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‘Creative’ clothing is latest tactic in foreign service’s labour feud

Canada's foreign service officers are planning to trade their suits for sweats and other "creative" work attire this week in a bid to draw attention to their ongoing labour dispute with the federal government.

The Professional Association of Foreign Service Officers, which represents 1,350 diplomats working both in Canada and abroad, has been in a legal strike position since early April. The union says its biggest concern is that members are paid substantially less than other public servants who do the same kind of work but do not typically spend time outside of Canada.

Foreign service officers began work-to-rule tactics last week that include not responding to phone calls or e-mails outside of regular office hours and declining to work any overtime. The union's members include visa officers, trade negotiators and political aides, among others.

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On Sunday, the union sent a note to its members asking them to think of creative ways to dress for work.

"We're asking our members, in a show of solidarity and creativity, to change the way they dress while at the office," the note states. "Too often the stereotype of a diplomat is a dandy in a pinstriped suit, tails, and top hat. Maybe you'd like to meet that standard for a change. Or perhaps sweat pants and a T-shirt are how you do your best work. Be creative, have fun, and use your own judgement as to what you think is right for your place of work."

The note adds that members should continue to exercise judgement in their choices and avoid any clothing that would be considered culturally offensive or create a hostile work environment for others.

Timothy Edwards, the union's president, said its main focus continues to be its work-to-rule tactics, which he said are already having a noticeable impact on government operations abroad. The planned change in attire "is something additional to highlight the discrepancy between the professionalism that's expected of us and the fact that our pay doesn't reflect that," he said.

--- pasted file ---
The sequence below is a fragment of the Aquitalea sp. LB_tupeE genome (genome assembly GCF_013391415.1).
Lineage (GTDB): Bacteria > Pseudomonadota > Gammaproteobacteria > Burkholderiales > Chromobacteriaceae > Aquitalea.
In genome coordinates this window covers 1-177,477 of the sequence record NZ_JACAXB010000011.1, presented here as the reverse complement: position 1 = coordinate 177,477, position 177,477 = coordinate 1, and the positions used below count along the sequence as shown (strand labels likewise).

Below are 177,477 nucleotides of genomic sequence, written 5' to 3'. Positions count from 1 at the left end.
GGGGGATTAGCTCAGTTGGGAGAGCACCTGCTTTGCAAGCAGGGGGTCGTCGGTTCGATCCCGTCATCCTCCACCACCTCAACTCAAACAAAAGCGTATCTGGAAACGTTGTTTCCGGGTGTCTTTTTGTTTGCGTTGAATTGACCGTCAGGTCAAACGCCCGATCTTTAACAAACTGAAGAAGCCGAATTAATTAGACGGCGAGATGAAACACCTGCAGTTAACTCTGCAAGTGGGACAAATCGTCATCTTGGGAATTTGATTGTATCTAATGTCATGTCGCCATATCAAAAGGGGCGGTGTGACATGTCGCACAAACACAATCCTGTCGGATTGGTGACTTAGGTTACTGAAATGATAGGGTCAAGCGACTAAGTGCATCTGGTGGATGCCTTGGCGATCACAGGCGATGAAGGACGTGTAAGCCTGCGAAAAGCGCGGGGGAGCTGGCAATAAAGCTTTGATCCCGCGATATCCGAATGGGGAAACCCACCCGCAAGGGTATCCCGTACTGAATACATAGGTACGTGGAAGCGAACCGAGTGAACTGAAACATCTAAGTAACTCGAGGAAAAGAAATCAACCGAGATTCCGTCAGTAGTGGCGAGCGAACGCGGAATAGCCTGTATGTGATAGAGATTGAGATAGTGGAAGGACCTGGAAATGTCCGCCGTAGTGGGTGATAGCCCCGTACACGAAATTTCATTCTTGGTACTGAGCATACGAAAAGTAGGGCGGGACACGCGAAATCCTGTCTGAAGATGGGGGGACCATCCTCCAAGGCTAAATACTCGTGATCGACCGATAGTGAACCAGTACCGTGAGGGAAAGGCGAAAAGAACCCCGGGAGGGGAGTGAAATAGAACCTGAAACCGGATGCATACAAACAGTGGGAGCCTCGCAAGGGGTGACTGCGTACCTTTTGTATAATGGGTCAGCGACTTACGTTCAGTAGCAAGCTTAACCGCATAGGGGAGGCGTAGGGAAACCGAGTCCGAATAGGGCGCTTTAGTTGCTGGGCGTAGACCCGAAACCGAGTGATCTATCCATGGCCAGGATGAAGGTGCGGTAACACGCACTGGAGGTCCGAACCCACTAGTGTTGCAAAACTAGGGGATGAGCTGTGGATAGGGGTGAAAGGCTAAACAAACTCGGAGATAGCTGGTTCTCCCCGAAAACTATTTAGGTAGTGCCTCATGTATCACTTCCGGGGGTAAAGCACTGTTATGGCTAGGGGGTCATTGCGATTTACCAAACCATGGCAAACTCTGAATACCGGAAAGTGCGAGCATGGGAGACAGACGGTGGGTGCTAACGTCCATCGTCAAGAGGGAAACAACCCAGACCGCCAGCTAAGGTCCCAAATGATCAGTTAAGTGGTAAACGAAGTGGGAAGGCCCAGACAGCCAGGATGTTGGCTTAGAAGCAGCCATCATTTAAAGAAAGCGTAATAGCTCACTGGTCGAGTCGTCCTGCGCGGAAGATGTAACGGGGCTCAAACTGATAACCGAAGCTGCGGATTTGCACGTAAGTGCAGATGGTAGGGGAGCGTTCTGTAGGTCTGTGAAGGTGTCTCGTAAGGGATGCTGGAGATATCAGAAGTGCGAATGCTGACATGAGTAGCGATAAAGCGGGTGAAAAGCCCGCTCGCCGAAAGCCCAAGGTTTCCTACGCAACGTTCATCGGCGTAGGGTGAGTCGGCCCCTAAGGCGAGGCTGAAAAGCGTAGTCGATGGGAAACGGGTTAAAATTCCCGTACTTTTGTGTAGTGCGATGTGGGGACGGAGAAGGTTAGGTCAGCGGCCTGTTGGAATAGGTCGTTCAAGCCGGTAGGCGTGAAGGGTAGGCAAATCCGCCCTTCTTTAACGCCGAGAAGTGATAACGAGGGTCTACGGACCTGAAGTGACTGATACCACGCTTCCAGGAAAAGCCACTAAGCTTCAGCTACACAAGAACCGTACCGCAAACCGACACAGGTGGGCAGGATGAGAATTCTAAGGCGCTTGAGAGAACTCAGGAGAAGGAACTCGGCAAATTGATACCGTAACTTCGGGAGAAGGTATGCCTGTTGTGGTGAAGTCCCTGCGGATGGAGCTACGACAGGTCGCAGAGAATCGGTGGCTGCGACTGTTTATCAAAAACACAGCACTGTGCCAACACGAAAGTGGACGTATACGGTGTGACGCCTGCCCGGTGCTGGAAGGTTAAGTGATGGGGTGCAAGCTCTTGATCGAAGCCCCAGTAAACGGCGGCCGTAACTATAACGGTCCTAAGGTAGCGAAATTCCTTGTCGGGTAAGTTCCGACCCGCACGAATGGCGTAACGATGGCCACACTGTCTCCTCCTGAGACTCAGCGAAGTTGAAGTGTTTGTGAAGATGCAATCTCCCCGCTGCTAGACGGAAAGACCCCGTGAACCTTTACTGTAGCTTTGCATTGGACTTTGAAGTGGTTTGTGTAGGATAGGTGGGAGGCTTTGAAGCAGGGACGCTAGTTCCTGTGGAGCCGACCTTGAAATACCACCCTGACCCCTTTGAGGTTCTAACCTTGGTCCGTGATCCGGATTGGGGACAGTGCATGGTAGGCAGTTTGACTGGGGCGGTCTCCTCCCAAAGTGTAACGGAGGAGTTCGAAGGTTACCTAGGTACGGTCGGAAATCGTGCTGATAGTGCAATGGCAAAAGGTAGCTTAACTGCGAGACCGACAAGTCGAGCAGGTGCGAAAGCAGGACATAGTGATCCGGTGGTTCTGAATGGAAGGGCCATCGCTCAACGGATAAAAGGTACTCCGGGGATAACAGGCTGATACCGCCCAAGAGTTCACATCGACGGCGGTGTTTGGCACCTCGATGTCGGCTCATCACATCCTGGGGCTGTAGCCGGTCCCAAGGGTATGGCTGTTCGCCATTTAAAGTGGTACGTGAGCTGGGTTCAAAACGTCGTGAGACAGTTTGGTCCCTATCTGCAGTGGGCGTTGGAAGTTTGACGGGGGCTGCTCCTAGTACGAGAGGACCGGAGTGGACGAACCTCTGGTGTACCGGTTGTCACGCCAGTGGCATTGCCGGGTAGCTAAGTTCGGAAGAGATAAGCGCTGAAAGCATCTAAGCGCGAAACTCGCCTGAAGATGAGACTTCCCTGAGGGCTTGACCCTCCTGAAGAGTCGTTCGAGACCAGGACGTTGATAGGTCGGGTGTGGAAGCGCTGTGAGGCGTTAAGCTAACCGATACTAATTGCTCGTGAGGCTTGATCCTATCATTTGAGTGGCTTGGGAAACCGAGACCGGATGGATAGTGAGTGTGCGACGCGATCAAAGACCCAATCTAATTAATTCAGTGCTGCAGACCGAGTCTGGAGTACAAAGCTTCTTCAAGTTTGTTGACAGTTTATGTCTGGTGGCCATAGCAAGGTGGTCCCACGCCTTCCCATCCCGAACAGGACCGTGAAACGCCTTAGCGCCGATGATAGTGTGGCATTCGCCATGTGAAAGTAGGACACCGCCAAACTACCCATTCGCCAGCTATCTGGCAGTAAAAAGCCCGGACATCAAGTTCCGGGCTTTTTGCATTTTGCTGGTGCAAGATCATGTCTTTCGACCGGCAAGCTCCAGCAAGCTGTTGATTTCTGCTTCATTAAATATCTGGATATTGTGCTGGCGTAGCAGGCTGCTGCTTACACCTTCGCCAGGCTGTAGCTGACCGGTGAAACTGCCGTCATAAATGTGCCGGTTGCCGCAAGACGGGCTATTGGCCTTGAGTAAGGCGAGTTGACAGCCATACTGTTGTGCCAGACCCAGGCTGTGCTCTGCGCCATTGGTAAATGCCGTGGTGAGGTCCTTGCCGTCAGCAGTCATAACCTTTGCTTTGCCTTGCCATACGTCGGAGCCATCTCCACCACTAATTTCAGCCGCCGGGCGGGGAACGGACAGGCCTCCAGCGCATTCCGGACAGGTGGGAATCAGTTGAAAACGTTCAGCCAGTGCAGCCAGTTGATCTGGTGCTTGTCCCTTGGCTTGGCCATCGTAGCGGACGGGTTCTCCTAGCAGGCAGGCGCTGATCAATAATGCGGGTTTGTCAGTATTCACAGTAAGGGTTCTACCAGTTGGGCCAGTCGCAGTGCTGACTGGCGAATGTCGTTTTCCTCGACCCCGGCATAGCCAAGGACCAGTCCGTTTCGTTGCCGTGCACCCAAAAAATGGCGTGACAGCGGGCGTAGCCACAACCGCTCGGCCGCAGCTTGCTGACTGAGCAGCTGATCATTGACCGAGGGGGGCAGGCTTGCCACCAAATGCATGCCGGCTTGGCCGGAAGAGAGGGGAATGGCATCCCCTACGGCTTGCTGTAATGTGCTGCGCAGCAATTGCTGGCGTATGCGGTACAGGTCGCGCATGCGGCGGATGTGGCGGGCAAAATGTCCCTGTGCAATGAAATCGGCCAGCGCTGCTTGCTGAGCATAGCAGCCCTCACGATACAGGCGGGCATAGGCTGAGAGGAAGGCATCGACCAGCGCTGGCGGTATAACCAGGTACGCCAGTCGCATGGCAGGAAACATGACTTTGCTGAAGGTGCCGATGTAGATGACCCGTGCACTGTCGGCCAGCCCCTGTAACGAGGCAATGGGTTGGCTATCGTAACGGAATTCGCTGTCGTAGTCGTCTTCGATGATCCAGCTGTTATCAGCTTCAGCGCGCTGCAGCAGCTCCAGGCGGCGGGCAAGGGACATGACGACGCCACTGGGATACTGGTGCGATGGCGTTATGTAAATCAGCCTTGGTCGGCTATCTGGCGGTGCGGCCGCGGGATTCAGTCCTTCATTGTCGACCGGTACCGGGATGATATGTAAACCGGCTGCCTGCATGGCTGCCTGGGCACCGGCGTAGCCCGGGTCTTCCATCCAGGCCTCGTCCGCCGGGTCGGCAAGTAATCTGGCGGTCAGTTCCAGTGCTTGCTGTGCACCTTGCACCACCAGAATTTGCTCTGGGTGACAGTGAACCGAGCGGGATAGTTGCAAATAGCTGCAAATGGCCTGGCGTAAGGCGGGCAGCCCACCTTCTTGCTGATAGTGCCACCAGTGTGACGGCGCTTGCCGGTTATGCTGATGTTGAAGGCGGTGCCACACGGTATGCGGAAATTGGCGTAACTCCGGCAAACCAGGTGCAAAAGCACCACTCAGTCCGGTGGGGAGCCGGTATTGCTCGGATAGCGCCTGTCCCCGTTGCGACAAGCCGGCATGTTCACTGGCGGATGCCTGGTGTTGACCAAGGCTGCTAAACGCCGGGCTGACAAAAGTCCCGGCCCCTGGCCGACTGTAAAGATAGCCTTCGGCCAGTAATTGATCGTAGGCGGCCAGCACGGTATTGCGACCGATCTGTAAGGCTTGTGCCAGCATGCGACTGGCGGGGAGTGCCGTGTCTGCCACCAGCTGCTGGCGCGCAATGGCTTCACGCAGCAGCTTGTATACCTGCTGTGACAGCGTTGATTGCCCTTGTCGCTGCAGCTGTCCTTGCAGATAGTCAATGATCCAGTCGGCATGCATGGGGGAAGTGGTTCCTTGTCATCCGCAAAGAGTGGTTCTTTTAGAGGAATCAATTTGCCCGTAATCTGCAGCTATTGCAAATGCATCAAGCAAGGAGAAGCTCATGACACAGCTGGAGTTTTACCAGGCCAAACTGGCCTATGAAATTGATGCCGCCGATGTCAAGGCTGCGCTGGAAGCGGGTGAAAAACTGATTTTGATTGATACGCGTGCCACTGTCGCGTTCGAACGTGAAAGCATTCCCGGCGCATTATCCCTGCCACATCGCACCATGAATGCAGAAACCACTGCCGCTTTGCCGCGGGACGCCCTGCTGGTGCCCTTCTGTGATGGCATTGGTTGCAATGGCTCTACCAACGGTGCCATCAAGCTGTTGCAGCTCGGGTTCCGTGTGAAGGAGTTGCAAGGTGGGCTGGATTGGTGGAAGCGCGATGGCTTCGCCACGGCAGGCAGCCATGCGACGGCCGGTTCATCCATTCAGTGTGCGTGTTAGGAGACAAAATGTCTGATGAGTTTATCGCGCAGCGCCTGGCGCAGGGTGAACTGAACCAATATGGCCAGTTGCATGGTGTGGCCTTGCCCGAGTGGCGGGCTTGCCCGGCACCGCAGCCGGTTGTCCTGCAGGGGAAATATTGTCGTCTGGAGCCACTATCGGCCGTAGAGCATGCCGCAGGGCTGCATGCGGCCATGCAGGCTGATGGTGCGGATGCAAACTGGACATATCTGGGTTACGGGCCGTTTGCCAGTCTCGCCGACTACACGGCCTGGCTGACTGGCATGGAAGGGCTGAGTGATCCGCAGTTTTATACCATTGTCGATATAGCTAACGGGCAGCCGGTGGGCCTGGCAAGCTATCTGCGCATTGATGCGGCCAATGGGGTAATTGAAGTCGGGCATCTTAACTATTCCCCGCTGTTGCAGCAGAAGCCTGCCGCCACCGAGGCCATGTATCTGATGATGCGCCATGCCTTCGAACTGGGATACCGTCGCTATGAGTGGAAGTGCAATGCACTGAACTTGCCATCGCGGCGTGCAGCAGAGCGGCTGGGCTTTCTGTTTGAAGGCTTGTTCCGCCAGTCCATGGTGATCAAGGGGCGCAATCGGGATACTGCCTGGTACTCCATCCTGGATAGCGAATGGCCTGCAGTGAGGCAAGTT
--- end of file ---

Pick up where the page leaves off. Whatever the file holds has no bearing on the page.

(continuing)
Mr. Edwards said he wore his Saskatchewan Roughriders jersey to his Ottawa office on Monday, but added that it may take some time for foreign service officers in other locations to switch their attire. "This is just the first day of it, so I would expect the creativity to escalate in the days ahead," he said.

At the same time, union members removed an "electronic picket" they had set up two weeks ago that sent automatic replies to all e-mails explaining the labour dispute and apologizing for any delay. An official from the Department of Foreign Affairs had earlier threatened to discipline anyone who continued to use the out-of-office messages.

Mr. Edwards said the union has made a formal complaint to the Public Service Labour Relations Board over the department's threat but removed the messages this week as a "confidence-building measure." The department also agreed to restore the union's access to its members' work e-mail accounts, which it had previously cut off, he said.

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A spokesman for the Treasury Board said he could not comment in detail about the union's actions. "Our government bargains in good faith; we will continue to respect the confidentiality and legal obligations of collective bargaining," Matthew Conway wrote in an e-mailed response to questions.

A spokeswoman for the Department of Foreign Affairs said the union's actions have not yet had an impact on government operations. "The Department is monitoring the situation very closely and will take any necessary action to ensure that we continue to provide services to Canadians at home and abroad," Emma Welford wrote in an e-mail.

The union says its members are paid between $3,000 and $14,000 less than other public servants who do similar work. Mr. Edwards said the union made several concessions in bargaining with the government, by accepting a cap on annual pay increases and the loss of severance pay for resignations and retirements. "It's fair to say, as long as Treasury Board isn't coming back to the table to engage in a serious discussion, that our job action measures will continue to escalate in severity in the weeks ahead," he said.

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About the Author
Parliamentary reporter

Kim Mackrael has been a reporter for The Globe and Mail since 2011. She joined the Ottawa bureau Sept. 2012. More


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